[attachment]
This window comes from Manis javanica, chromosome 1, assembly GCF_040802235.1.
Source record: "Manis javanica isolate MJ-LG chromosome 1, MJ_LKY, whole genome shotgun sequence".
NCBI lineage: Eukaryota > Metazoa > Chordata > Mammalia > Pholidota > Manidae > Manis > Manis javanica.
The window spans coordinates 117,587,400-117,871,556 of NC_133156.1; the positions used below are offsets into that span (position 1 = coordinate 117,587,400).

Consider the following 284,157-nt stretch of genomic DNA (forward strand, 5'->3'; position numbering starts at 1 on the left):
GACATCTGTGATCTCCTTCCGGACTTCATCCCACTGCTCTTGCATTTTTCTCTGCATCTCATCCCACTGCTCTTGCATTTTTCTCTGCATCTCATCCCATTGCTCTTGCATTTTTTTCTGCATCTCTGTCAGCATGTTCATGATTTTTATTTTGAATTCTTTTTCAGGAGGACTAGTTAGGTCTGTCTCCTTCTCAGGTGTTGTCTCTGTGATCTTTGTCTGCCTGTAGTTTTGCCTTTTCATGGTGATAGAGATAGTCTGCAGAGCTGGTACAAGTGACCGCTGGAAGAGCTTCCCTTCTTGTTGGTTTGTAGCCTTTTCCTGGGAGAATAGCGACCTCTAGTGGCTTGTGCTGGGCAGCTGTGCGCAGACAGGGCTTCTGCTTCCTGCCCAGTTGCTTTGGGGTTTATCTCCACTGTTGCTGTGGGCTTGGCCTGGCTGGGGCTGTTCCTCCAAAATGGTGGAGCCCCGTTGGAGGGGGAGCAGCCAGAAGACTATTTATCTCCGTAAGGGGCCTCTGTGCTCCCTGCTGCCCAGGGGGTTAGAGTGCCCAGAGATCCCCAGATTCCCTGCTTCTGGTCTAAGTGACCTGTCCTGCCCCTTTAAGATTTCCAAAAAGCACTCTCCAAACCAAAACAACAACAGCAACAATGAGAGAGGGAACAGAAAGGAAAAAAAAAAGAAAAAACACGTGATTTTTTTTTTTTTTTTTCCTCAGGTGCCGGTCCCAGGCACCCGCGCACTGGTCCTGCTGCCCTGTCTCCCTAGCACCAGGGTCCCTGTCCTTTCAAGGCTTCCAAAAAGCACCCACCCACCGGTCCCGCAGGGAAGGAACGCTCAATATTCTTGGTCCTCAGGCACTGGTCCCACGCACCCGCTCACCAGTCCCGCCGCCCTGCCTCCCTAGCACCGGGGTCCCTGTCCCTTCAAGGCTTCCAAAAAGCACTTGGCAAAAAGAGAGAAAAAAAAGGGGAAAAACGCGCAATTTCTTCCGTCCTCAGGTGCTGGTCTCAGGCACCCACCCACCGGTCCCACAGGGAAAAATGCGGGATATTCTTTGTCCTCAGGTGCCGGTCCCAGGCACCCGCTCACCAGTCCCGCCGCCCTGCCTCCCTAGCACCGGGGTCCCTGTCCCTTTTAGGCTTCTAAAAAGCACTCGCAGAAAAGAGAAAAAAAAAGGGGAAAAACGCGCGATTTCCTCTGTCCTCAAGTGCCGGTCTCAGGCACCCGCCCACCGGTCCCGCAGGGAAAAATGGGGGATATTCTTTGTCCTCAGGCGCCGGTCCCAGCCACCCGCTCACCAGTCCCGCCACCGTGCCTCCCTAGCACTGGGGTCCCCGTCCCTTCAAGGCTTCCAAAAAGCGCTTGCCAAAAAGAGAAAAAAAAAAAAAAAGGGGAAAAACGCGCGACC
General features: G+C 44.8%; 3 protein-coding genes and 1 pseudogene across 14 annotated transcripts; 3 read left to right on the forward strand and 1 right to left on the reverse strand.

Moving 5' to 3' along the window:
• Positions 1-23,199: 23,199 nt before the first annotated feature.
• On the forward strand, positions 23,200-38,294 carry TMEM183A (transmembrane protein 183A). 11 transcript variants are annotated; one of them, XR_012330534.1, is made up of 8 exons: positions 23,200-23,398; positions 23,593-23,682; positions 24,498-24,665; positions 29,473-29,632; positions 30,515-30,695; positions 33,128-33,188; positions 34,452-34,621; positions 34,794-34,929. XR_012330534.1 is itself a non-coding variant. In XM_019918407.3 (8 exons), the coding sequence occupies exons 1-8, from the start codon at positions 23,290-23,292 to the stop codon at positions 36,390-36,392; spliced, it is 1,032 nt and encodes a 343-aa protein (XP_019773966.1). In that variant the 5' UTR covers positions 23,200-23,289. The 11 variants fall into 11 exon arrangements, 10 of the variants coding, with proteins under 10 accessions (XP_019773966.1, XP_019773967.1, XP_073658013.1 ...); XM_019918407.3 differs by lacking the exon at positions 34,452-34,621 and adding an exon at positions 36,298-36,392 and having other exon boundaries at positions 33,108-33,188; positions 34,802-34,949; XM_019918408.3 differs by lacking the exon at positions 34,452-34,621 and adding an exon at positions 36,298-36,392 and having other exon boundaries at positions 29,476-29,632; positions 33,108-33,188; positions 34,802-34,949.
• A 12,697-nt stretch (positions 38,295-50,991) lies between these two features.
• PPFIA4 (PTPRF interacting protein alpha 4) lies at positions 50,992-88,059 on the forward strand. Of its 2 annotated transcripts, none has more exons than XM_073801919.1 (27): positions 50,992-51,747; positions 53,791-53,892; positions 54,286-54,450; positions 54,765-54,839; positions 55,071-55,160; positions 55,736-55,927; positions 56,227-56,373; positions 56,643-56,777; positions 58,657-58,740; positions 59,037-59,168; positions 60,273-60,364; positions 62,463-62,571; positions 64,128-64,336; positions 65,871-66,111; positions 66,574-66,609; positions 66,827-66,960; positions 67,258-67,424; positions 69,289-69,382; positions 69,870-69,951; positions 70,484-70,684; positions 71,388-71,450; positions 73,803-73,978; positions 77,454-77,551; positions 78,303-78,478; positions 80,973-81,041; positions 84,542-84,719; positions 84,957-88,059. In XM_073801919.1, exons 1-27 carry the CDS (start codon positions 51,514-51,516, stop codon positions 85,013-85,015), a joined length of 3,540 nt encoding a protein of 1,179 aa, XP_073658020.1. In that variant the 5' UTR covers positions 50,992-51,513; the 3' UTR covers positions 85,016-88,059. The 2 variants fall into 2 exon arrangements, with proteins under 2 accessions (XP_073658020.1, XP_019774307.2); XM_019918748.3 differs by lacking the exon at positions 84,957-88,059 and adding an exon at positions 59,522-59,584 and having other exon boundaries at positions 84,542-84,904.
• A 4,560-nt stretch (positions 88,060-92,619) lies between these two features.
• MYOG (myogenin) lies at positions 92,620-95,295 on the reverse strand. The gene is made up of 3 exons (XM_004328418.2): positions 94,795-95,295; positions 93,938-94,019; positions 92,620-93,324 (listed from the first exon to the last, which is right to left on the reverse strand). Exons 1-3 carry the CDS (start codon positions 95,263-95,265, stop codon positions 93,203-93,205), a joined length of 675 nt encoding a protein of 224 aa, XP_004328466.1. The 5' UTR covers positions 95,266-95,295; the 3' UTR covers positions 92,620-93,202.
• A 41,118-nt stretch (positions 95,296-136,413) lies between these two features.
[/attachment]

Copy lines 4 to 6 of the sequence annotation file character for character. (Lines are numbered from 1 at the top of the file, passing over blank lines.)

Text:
The window spans coordinates 117,587,400-117,871,556 of NC_133156.1; the positions used below are offsets into that span (position 1 = coordinate 117,587,400).

Consider the following 284,157-nt stretch of genomic DNA (forward strand, 5'->3'; position numbering starts at 1 on the left):
GACATCTGTGATCTCCTTCCGGACTTCATCCCACTGCTCTTGCATTTTTCTCTGCATCTCATCCCACTGCTCTTGCATTTTTCTCTGCATCTCATCCCATTGCTCTTGCATTTTTTTCTGCATCTCTGTCAGCATGTTCATGATTTTTATTTTGAATTCTTTTTCAGGAGGACTAGTTAGGTCTGTCTCCTTCTCAGGTGTTGTCTCTGTGATCTTTGTCTGCCTGTAGTTTTGCCTTTTCATGGTGATAGAGATAGTCTGCAGAGCTGGTACAAGTGACCGCTGGAAGAGCTTCCCTTCTTGTTGGTTTGTAGCCTTTTCCTGGGAGAATAGCGACCTCTAGTGGCTTGTGCTGGGCAGCTGTGCGCAGACAGGGCTTCTGCTTCCTGCCCAGTTGCTTTGGGGTTTATCTCCACTGTTGCTGTGGGCTTGGCCTGGCTGGGGCTGTTCCTCCAAAATGGTGGAGCCCCGTTGGAGGGGGAGCAGCCAGAAGACTATTTATCTCCGTAAGGGGCCTCTGTGCTCCCTGCTGCCCAGGGGGTTAGAGTGCCCAGAGATCCCCAGATTCCCTGCTTCTGGTCTAAGTGACCTGTCCTGCCCCTTTAAGATTTCCAAAAAGCACTCTCCAAACCAAAACAACAACAGCAACAATGAGAGAGGGAACAGAAAGGAAAAAAAAAAGAAAAAACACGTGATTTTTTTTTTTTTTTTTCCTCAGGTGCCGGTCCCAGGCACCCGCGCACTGGTCCTGCTGCCCTGTCTCCCTAGCACCAGGGTCCCTGTCCTTTCAAGGCTTCCAAAAAGCACCCACCCACCGGTCCCGCAGGGAAGGAACGCTCAATATTCTTGGTCCTCAGGCACTGGTCCCACGCACCCGCTCACCAGTCCCGCCGCCCTGCCTCCCTAGCACCGGGGTCCCTGTCCCTTCAAGGCTTCCAAAAAGCACTTGGCAAAAAGAGAGAAAAAAAAGGGGAAAAACGCGCAATTTCTTCCGTCCTCAGGTGCTGGTCTCAGGCACCCACCCACCGGTCCCACAGGGAAAAATGCGGGATATTCTTTGTCCTCAGGTGCCGGTCCCAGGCACCCGCTCACCAGTCCCGCCGCCCTGCCTCCCTAGCACCGGGGTCCCTGTCCCTTTTAGGCTTCTAAAAAGCACTCGCAGAAAAGAGAAAAAAAAAGGGGAAAAACGCGCGATTTCCTCTGTCCTCAAGTGCCGGTCTCAGGCACCCGCCCACCGGTCCCGCAGGGAAAAATGGGGGATATTCTTTGTCCTCAGGCGCCGGTCCCAGCCACCCGCTCACCAGTCCCGCCACCGTGCCTCCCTAGCACTGGGGTCCCCGTCCCTTCAAGGCTTCCAAAAAGCGCTTGCCAAAAAGAGAAAAAAAAAAAAAAAGGGGAAAAACGCGCGACC